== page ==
• by Chris Burke (6130) on Tuesday May 04, 2010 @02:17PM (#32088598) Homepage

      This actually hits on one of my personal bugaboos - scientists that claim to know something "definitively" while the research or hypothesis is still warm from the metaphorical oven.

      And one of my personal bugaboos is people getting their panties in a twist over scientists claiming something that they're not and never have actually claimed.

      The word "definitive" appears nowhere except in this slashdot summary. It does not appear in the previous slashdot summary that the offending word links to, nor does it appear in the article that slashdot summary links to either, and certainly does not appear in the original statement by the scientists. In fact, the article says that more work needs to be done to determine if what they discovered was definitely water.

      So basically your whole rant about "science by press release" is baseless slander because you assumed a word in a /. summary twice removed from the original source was the actual word used by scientists, rather than click a couple links and learn that you were wrong.

      Good job.

      • by bit01 (644603)

        "If this was coming down the slope [toward you], you'd want to get out of the way," said NASA's Kenneth Edgett, a scientist with Malin Space Science Systems. "This is the squirting gun for water on Mars"

        And numerous other similar comments by the scientists involved.

        So basically your whole rant about "science by press release" is baseless slander

        Actually, it's the "scientists" who should be reprimanded.

        In fact, the article says that more work needs to be done to determine if what they discovered was def

        • by Chris Burke (6130)

          And numerous other similar comments by the scientists involved.

          Yeah like "water seems to have flowed".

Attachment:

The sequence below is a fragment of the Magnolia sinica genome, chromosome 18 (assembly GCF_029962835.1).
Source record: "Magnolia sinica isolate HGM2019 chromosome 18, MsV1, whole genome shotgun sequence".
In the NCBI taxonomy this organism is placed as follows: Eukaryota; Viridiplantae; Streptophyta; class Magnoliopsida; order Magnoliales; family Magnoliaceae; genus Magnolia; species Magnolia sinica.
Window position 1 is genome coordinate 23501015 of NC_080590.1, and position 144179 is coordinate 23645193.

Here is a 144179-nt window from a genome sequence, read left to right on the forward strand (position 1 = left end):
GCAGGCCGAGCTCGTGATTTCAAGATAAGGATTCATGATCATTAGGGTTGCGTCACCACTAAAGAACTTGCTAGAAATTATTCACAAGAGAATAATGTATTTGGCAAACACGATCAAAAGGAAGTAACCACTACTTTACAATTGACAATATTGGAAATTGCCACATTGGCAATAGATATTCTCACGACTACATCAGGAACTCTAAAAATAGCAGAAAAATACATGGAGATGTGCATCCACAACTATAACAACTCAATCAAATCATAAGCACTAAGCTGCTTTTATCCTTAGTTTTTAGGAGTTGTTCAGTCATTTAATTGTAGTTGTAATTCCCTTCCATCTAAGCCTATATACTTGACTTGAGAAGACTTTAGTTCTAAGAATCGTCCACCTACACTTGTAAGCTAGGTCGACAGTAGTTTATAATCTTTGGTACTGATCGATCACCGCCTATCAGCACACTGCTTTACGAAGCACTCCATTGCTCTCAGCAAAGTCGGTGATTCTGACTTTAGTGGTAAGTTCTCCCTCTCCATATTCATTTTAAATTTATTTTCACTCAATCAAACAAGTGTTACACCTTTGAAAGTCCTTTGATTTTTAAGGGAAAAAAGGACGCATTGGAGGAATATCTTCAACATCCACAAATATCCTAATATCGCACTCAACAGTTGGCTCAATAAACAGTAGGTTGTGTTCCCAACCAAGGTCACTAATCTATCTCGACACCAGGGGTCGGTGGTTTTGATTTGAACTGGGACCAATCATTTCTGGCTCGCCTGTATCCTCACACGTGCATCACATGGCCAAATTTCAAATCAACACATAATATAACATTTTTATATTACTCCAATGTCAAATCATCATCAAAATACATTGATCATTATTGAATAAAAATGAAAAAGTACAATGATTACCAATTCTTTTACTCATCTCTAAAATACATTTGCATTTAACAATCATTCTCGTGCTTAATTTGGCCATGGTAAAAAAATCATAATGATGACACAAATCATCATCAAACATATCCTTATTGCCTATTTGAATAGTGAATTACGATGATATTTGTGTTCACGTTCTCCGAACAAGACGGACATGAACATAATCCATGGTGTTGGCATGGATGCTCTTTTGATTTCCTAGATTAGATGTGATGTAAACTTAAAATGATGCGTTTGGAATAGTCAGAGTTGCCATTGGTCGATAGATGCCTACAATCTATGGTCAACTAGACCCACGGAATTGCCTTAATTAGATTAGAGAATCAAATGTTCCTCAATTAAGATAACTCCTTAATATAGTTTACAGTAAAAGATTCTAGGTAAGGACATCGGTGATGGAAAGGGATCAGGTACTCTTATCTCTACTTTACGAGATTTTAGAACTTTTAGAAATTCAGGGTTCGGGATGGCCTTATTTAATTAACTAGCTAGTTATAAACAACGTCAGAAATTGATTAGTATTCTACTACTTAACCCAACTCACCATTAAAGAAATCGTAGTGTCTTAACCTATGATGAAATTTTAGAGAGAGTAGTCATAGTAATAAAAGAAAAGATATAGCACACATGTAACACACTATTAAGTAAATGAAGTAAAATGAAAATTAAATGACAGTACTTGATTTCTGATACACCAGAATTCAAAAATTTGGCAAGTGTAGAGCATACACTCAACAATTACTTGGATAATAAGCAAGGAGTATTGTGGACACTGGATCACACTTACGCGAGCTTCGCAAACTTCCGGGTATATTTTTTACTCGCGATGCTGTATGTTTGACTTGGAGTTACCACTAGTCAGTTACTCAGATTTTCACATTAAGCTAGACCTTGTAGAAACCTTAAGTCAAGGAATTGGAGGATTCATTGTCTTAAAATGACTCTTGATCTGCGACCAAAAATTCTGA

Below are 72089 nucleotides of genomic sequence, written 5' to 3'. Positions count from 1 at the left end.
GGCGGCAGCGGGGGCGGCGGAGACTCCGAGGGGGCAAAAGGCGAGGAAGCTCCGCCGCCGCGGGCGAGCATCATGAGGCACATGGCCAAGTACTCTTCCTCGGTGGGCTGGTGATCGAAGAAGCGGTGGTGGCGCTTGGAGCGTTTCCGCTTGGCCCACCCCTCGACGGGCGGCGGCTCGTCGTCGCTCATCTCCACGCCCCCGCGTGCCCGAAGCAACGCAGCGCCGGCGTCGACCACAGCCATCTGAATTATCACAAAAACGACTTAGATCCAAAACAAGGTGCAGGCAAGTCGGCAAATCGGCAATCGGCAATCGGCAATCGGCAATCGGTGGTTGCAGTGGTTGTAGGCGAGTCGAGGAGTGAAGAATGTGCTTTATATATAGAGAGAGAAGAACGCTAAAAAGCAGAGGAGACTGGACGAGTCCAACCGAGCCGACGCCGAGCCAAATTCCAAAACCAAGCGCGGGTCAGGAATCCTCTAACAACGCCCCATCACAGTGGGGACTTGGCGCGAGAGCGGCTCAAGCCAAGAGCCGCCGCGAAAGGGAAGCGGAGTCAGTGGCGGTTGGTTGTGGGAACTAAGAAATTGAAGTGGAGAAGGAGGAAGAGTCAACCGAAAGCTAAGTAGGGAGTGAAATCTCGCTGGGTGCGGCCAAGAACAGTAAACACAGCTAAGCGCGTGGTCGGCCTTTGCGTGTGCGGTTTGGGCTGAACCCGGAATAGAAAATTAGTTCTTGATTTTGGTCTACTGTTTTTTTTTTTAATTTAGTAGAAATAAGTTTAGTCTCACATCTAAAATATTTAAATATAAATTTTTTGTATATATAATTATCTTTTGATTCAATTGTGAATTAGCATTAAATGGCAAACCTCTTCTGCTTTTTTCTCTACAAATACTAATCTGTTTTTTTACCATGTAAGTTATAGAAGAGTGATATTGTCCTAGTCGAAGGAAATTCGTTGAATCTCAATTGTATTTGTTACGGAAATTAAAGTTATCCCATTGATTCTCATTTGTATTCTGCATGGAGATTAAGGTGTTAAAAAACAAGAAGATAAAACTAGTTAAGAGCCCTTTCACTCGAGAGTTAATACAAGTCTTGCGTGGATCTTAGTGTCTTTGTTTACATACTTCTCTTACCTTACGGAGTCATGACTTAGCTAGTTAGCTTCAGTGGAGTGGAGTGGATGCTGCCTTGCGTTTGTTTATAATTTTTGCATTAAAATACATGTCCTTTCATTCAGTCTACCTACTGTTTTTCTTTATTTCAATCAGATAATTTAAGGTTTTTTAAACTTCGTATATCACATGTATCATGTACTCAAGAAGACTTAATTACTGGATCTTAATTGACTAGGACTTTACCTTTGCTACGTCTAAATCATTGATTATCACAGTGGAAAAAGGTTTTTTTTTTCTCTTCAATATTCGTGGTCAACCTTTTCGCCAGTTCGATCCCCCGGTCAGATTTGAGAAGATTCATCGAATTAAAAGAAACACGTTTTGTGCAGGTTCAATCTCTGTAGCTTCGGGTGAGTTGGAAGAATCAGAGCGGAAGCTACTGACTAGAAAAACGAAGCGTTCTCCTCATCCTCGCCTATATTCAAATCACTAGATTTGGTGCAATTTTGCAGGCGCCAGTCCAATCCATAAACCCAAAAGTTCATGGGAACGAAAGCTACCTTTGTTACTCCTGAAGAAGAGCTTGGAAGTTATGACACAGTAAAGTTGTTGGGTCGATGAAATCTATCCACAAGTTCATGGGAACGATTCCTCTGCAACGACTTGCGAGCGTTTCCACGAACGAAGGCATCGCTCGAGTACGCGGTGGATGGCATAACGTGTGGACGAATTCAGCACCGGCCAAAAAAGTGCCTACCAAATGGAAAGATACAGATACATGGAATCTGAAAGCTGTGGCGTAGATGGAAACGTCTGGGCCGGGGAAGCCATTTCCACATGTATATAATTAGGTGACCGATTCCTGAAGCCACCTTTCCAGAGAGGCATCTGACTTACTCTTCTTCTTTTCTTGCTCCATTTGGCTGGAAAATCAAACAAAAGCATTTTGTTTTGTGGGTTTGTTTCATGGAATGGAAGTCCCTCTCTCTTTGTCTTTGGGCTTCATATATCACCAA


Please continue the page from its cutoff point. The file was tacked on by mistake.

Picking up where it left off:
One cop-out sentence at the end of the article does not somehow make it okay when the basic thrust of the article was the exact opposite.

          Some people love to put obscure modifiers in the small print and pretend that that justifies a dishonest main article/ad/whatever. It doesn't.

          It wasn't at the end of the article, it wasn't small print, it was right in the middle of the article and you know it. And there's

    • Re: (Score:3, Informative)

      by DM9290 (797337)

      The original press release did not say anything about "definitive" evidence of water. In fact it said:

      "Certain tasks remain, according to the panelists. For example, a spectrographic analysis of the “white stuff,” to prove that it is definitely water. These might be carried out by the Mars Reconnaissance orbiter, recently arrived in order to replace the aging Global Surveyor.
      "

      So the original report said something looks like water. It isn't just a flow of dust.

      And the current summary is WRONG. Th

    • Re: (Score:3, Interesting)

      by B1oodAnge1 (1485419)

      The more time I spend in college the more I realize that nearly everything that we "know" is really just semi-educated guesses.

      In my experience this applies to just about every science except perhaps math.

  • by SpaceMika (867804) on Tuesday May 04, 2010 @01:06PM (#32087544)

    I love that "above some critical threshold" is listed like a mysterious or complex thing. It's the angle of repose, the angle that a material naturally sits at when you let it fall from a height and pile up. It might be, if things are very complicated, the angle of repose + cohesion, but then you're back at water-based theories again since water is the easiest way to remove cohesion and trigger failure.

    I also really like that the experimenters managed to recreate a sand flow in their lab. Of course they did. The field of prior research involving laboratory sand flows is immense, especially if you start including the ones with tiny glass beads of carefully varied diameters instead of sand. The only problem is thioxtropy -- landslides are renowned for having material that exhibit viscosity inversely proportional to velocity -- which is not easily replicable in small-scale lab settings.

    I'm not sure if this is a, "Physicists discover what geologists already knew" moment, or a "Journalists are puzzled by the mundane mysteries of science," or what, exactly, but if you want to learn more about landslides on Mars, check out geotechnical journals starting with Lucchitta 1978 (Bulletin of the Geological Society of America, v89, pg 1601) and work your way forward. As the lunar and Martian landslides discredited an entire set of excess mobility theories, they're very well described and discussed.